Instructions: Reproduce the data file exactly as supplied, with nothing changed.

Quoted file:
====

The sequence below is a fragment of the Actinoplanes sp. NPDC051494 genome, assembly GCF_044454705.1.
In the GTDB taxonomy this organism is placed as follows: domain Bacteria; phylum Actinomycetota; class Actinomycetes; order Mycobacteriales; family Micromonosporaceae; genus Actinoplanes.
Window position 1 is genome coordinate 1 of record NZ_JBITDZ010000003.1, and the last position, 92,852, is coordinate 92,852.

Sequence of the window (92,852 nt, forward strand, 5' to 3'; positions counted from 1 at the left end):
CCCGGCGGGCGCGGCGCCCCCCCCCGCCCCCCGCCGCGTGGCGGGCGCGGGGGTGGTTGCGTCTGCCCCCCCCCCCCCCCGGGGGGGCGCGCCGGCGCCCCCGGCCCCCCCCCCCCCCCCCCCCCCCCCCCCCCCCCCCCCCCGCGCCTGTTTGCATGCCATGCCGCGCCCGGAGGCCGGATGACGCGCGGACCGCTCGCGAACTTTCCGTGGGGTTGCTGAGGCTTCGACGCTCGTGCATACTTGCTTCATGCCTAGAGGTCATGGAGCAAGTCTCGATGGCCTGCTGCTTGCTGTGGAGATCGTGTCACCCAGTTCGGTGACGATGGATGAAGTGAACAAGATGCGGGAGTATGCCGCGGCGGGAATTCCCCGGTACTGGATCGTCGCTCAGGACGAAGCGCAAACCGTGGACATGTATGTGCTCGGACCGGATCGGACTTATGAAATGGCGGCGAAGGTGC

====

The sequence below is a fragment of the Actinoplanes sp. NPDC051494 genome, assembly GCF_044454705.1.
In the GTDB taxonomy this organism is placed as follows: domain Bacteria; phylum Actinomycetota; class Actinomycetes; order Mycobacteriales; family Micromonosporaceae; genus Actinoplanes.
Window position 1 is genome coordinate 1 of record NZ_JBITDZ010000003.1, and the last position, 92,852, is coordinate 92,852.

Sequence of the window (92,852 nt, forward strand, 5' to 3'; positions counted from 1 at the left end):
CCCGGCGGGCGCGGCGCCCCCCCCCGCCCCCCGCCGCGTGGCGGGCGCGGGGGTGGTTGCGTCTGCCCCCCCCCCCCCCCGGGGGGGCGCGCCGGCGCCCCCGGCCCCCCCCCCCCCCCCCCCCCCCCCCCCCCCCCCCCCCCGCGCCTGTTTGCATGCCATGCCGCGCCCGGAGGCCGGATGACGCGCGGACCGCTCGCGAACTTTCCGTGGGGTTGCTGAGGCTTCGACGCTCGTGCATACTTGCTTCATGCCTAGAGGTCATGGAGCAAGTCTCGATGGCCTGCTGCTTGCTGTGGAGATCGTGTCACCCAGTTCGGTGACGATGGATGAAGTGAACAAGATGCGGGAGTATGCCGCGGCGGGAATTCCCCGGTACTGGATCGTCGCTCAGGACGAAGCGCAAACCGTGGACATGTATGTGCTCGGACCGGATCGGACTTATGAAATGGCGGCGAAGGTGC